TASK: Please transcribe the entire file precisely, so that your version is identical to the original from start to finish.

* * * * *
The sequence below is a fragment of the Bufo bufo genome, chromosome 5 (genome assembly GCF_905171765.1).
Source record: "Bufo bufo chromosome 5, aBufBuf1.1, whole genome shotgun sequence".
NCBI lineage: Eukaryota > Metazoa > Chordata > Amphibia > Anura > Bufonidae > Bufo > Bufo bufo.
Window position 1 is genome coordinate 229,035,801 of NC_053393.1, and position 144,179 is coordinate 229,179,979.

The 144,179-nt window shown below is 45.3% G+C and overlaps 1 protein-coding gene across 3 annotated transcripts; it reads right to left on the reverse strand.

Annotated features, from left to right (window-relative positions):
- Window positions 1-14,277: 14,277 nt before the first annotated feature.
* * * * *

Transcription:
The sequence below is a fragment of the Bufo bufo genome, chromosome 5 (genome assembly GCF_905171765.1).
Source record: "Bufo bufo chromosome 5, aBufBuf1.1, whole genome shotgun sequence".
NCBI lineage: Eukaryota > Metazoa > Chordata > Amphibia > Anura > Bufonidae > Bufo > Bufo bufo.
Window position 1 is genome coordinate 229,035,801 of NC_053393.1, and position 144,179 is coordinate 229,179,979.

The 144,179-nt window shown below is 45.3% G+C and overlaps 1 protein-coding gene across 3 annotated transcripts; it reads right to left on the reverse strand.

Annotated features, from left to right (window-relative positions):
- Window positions 1-14,277: 14,277 nt before the first annotated feature.